The gamagraphic detection of hourly intestinal excretion, regardless of whether or not ductal dilation exists, indicates the functional permeability of the anastomosis. When the production of intestinal excretion takes more than 1 hour, a partial obstruction should be suspected. However, the retention of activity in the bile ducts is more of a sure sign. The persistence or increased retention of activity in the bile ducts after 1-2 hours have passed are quite specific signs of obstruction. This is when you can view the stasis of activity, minimal intestinal excretion and accumulation in the region of the biliary enteric anastomosis. These signs may depend on factors such as the patient’s position, preexisting liver disease, acute inflammatory disease (cholangitis) related to gallbladder or biliary (bile duct injury and/or reconstruction) surgery, and hepatocellular damage related to the time of the evolution of obstruction.9,11-14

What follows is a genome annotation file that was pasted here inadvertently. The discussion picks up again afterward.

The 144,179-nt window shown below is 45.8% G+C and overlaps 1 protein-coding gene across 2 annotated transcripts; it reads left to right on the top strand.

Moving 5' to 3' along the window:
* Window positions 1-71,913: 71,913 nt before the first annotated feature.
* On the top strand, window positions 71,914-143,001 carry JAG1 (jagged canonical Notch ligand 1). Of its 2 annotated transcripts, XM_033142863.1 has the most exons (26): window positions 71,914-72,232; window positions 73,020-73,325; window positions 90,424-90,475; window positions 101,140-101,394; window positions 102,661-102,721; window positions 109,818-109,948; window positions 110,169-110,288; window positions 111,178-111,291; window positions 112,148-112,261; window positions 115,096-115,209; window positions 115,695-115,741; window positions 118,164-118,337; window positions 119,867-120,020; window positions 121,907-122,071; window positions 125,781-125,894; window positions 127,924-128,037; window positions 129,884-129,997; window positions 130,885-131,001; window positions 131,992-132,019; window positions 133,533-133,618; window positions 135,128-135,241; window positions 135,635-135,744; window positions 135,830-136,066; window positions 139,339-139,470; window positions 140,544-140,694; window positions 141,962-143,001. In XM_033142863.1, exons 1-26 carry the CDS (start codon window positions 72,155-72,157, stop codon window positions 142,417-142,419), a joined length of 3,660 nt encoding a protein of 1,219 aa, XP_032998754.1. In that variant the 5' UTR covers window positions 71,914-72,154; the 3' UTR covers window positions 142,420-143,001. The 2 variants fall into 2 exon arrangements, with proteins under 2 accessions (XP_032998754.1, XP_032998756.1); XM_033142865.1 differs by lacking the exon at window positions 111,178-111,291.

It is expected that the laboratory tests, specifically those for liver function, will improve after the obstructive process is resolved, as significant difference before and after was observed in our patients; yet even with the process resolved, testing levels did not reach normality according to standard measurement ranges. Fialkowsky et al. established in a review of 73 patients who had undergone reconstruction of the bile duct followed up by liver function tests, that elevation of alkaline phosphatase, total bilirubin, SGOT and SGPT is common even after 5 years of reconstruction and that the first two tests may diminish over time.15
When comparing the results of HIDA scan before and after reconstructive surgery, with respect to (both normal and abnormal) uptake and elimination, significant difference existed. Improvement is expected once the obstruction is resolved. Regarding the thirteen patients (13%) with no preoperative elimination, it is evident that the severity of the histopathological damage on liver biopsy obtained operatively is proportionally correlated with a longer history of obstruction, so that the patients with severe damage (fibrosis) had a minimum of 15 days for their time of evolution (Figures 3 and 4).